Roger Corman’s Cult Classics
Sword and Sorcery Collection
Deathstalker was not a good film in terms of story, character, or production value; but it was entertaining. What worked in its favor was the way it fully exploited its barbarian age setting. Usually movies of this genre are sanitized for the masses, the sex and violence is sparce, and the protagonist is given modern sensibilities when it comes to valuing life, respecting women, and having a sense of justice.
The first Deathstalker was thoroughly barbaric, he murdered, he abused women, and he only did ‘good’ when it befitted him. He was also largely silent, which was nice, as the actor playing him, Rick Hill, wasn’t very good.
Deathstalker 2 recasts the starring role with John Terlesky taking over. He’s a better actor, but his characterization is far worse. The brooding, barbaric, barely-civilized animal of the first film has been replaced with a skinny, wise-cracking, roguish character.
This guy is at worse an anti-hero. He actually helps women, just to be nice, he steals only from bad or dead people, and he actually passes up a chance to sleepy with the amazon queen just because she wants to marry him the next morning. The old Deathstalker would have slept with her, then stabbed her if she asked for a commitment.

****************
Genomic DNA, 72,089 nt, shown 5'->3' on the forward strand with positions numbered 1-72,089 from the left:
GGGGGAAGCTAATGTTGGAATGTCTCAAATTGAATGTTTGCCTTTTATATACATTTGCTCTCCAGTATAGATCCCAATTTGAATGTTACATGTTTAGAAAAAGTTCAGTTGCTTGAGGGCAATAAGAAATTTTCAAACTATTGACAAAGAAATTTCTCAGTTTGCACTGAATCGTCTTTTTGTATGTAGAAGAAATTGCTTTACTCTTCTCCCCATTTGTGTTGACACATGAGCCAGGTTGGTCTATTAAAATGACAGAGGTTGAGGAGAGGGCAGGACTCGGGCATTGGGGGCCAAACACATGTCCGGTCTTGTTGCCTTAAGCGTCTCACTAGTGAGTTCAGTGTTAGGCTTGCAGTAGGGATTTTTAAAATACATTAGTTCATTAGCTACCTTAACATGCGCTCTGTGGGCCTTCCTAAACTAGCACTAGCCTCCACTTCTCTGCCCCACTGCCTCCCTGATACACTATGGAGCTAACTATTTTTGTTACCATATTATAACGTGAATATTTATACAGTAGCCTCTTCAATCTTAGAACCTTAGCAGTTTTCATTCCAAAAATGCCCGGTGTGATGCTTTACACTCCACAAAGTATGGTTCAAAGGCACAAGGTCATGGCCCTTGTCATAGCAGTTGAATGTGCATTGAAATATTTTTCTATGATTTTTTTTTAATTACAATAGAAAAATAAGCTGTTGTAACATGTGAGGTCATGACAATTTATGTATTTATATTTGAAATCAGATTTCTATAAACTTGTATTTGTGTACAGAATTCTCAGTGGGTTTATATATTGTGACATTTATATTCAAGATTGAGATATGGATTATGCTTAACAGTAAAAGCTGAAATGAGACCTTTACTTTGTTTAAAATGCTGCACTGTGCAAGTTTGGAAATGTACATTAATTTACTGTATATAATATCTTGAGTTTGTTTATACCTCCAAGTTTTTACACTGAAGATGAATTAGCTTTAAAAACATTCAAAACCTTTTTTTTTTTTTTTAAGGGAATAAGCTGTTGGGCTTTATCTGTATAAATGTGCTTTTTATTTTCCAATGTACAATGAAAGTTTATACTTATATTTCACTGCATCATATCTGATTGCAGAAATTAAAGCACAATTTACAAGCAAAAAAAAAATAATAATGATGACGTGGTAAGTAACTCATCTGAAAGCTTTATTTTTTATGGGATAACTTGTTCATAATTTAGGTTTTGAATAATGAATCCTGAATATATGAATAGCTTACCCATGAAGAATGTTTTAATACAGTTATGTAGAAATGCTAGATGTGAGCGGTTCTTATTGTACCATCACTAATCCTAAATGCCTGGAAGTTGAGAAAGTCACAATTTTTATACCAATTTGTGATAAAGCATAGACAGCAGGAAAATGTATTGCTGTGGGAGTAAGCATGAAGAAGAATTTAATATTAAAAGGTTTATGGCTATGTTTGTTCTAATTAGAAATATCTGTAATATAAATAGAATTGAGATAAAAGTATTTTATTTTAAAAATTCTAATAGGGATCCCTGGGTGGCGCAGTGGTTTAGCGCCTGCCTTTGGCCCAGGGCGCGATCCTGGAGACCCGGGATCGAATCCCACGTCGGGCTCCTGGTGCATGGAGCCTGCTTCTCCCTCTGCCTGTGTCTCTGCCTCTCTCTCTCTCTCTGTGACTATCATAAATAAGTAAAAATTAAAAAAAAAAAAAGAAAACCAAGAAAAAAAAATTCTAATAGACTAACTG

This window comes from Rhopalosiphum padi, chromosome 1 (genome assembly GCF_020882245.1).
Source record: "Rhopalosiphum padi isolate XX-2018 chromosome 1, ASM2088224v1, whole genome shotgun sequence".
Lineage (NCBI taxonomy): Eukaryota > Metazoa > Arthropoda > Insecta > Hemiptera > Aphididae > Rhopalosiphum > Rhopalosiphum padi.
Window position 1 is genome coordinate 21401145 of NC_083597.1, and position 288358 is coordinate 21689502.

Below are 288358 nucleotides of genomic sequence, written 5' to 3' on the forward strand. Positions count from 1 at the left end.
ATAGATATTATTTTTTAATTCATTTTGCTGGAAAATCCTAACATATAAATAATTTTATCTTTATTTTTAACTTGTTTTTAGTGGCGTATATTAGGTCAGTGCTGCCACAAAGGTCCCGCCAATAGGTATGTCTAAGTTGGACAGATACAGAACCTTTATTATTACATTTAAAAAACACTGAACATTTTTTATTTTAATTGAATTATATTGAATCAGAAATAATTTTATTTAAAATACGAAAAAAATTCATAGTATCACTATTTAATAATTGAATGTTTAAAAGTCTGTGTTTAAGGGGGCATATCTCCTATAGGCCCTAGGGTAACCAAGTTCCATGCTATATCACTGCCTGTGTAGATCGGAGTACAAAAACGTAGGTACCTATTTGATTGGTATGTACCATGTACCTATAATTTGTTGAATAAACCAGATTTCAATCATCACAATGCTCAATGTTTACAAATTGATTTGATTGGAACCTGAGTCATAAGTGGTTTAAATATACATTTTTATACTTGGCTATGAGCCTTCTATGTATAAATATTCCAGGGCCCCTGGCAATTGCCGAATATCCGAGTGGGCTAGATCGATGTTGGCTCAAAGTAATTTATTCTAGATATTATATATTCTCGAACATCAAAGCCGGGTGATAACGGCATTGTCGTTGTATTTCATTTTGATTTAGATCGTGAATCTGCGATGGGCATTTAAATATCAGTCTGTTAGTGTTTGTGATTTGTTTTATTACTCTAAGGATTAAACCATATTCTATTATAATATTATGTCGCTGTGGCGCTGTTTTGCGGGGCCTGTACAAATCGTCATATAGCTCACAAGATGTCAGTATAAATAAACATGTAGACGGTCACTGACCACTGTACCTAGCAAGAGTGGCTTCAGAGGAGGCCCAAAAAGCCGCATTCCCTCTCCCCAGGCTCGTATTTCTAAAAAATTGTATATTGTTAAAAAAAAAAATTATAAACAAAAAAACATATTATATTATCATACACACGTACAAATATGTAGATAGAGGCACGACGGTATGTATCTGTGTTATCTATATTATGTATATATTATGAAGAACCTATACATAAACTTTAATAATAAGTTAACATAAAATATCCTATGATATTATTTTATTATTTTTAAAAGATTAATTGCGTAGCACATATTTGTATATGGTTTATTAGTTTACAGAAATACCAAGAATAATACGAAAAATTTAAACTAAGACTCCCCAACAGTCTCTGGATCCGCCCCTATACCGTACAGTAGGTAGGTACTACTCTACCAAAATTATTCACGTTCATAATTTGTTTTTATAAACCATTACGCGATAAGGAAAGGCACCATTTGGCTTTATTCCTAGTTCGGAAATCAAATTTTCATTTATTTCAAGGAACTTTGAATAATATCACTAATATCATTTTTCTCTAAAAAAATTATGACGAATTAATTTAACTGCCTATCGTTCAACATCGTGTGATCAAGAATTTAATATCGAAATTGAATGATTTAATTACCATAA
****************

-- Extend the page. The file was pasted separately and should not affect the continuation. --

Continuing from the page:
Everything is toned down. The violence is less graphic and somewhat cartoony, the nudity is far less common. But what’s worse is the attempts at humor. It’s not just that it’s bad (though it is), the problem is that it dilutes the tone. It has a modern tinge to it which kills the setting.
The plot of the movie is that a princess is deposed by a sorcerer, who then creates a doppelganger of said princess. The princess escapes and seeks the help of Deathstalker to win back her kingdom. The sorcerer, Jarek, sends mercenaries and monsters out to capture the princess (he can’t kill her because the clone’s existence is tied to hers).
The pacing is awkward. In one scene we are introduced to a team of killers one by one, then it suddenly cuts to their fight scene, in which they’re all shooting arrows (negating the point of hiring expert killers in the first place). There’s more emphasis in the movie on introducing these characters than there is in having them contribute to the plot. There’s also a very lengthy scene where Deathstalker wrestles a large woman. It goes on for about five minutes straight, which is a significant portion of the movie’s 77 minute running time.
Essentially, Deathstalker II kept the bad from the first Deathstalker and threw away the good. It’s just as poorly made, but now lacks the exploitative elements that at least kept you interested.
The DVD from Shout factory, which includes four films across two discs (including Deathstalker 1) is quite good. The movie is presented in anamorphic widescreen and comes with a commentary track.